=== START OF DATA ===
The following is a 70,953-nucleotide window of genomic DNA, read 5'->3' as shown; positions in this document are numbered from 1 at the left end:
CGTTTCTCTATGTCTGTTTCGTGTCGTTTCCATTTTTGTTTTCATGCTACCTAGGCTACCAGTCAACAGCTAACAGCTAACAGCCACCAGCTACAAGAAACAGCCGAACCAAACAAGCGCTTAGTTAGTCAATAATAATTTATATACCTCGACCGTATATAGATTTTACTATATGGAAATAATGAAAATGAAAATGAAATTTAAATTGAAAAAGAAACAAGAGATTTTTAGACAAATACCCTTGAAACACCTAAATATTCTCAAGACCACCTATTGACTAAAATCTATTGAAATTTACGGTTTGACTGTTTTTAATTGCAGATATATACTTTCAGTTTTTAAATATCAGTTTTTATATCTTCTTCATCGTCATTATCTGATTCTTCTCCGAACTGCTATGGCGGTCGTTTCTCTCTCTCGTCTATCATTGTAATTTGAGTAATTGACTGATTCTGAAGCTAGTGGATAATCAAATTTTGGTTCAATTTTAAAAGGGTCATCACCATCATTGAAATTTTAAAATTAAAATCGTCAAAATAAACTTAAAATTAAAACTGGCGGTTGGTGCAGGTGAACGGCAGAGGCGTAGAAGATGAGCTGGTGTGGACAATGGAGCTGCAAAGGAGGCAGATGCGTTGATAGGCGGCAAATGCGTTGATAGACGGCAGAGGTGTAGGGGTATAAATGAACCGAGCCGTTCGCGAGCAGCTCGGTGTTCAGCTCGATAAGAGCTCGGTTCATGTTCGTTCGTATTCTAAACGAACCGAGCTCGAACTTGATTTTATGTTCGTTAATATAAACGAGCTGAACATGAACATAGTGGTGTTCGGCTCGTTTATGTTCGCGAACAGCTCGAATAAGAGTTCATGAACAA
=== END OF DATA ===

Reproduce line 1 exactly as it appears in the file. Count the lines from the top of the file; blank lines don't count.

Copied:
The following is a 70,953-nucleotide window of genomic DNA, read 5'->3' as shown; positions in this document are numbered from 1 at the left end: